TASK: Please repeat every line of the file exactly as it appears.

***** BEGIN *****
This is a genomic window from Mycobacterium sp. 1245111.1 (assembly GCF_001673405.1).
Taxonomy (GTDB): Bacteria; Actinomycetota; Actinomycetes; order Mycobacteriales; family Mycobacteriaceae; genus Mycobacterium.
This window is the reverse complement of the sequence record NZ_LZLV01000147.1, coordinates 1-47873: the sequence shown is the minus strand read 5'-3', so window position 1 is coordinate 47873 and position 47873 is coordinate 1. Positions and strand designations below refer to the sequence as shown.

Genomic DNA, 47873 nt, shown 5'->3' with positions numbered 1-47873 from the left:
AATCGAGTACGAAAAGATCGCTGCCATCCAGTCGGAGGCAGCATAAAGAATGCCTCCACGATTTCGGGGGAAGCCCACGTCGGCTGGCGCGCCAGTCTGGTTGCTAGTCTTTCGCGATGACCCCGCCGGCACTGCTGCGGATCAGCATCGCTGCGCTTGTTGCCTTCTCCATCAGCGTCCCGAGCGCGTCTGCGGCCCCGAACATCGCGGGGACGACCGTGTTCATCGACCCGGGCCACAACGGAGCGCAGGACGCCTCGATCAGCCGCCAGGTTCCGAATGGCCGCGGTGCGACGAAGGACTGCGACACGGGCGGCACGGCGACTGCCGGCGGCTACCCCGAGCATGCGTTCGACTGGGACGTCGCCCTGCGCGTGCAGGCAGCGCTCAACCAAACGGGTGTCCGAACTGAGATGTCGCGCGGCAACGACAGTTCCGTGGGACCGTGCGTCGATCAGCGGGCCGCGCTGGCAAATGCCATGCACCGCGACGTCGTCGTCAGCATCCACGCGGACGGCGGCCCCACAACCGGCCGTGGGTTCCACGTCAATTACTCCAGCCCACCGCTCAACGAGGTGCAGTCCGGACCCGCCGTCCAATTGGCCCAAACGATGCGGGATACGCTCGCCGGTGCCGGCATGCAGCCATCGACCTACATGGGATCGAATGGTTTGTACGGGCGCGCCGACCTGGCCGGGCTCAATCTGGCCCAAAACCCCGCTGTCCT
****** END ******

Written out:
This is a genomic window from Mycobacterium sp. 1245111.1 (assembly GCF_001673405.1).
Taxonomy (GTDB): Bacteria; Actinomycetota; Actinomycetes; order Mycobacteriales; family Mycobacteriaceae; genus Mycobacterium.
This window is the reverse complement of the sequence record NZ_LZLV01000147.1, coordinates 1-47873: the sequence shown is the minus strand read 5'-3', so window position 1 is coordinate 47873 and position 47873 is coordinate 1. Positions and strand designations below refer to the sequence as shown.

Genomic DNA, 47873 nt, shown 5'->3' with positions numbered 1-47873 from the left:
AATCGAGTACGAAAAGATCGCTGCCATCCAGTCGGAGGCAGCATAAAGAATGCCTCCACGATTTCGGGGGAAGCCCACGTCGGCTGGCGCGCCAGTCTGGTTGCTAGTCTTTCGCGATGACCCCGCCGGCACTGCTGCGGATCAGCATCGCTGCGCTTGTTGCCTTCTCCATCAGCGTCCCGAGCGCGTCTGCGGCCCCGAACATCGCGGGGACGACCGTGTTCATCGACCCGGGCCACAACGGAGCGCAGGACGCCTCGATCAGCCGCCAGGTTCCGAATGGCCGCGGTGCGACGAAGGACTGCGACACGGGCGGCACGGCGACTGCCGGCGGCTACCCCGAGCATGCGTTCGACTGGGACGTCGCCCTGCGCGTGCAGGCAGCGCTCAACCAAACGGGTGTCCGAACTGAGATGTCGCGCGGCAACGACAGTTCCGTGGGACCGTGCGTCGATCAGCGGGCCGCGCTGGCAAATGCCATGCACCGCGACGTCGTCGTCAGCATCCACGCGGACGGCGGCCCCACAACCGGCCGTGGGTTCCACGTCAATTACTCCAGCCCACCGCTCAACGAGGTGCAGTCCGGACCCGCCGTCCAATTGGCCCAAACGATGCGGGATACGCTCGCCGGTGCCGGCATGCAGCCATCGACCTACATGGGATCGAATGGTTTGTACGGGCGCGCCGACCTGGCCGGGCTCAATCTGGCCCAAAACCCCGCTGTCCT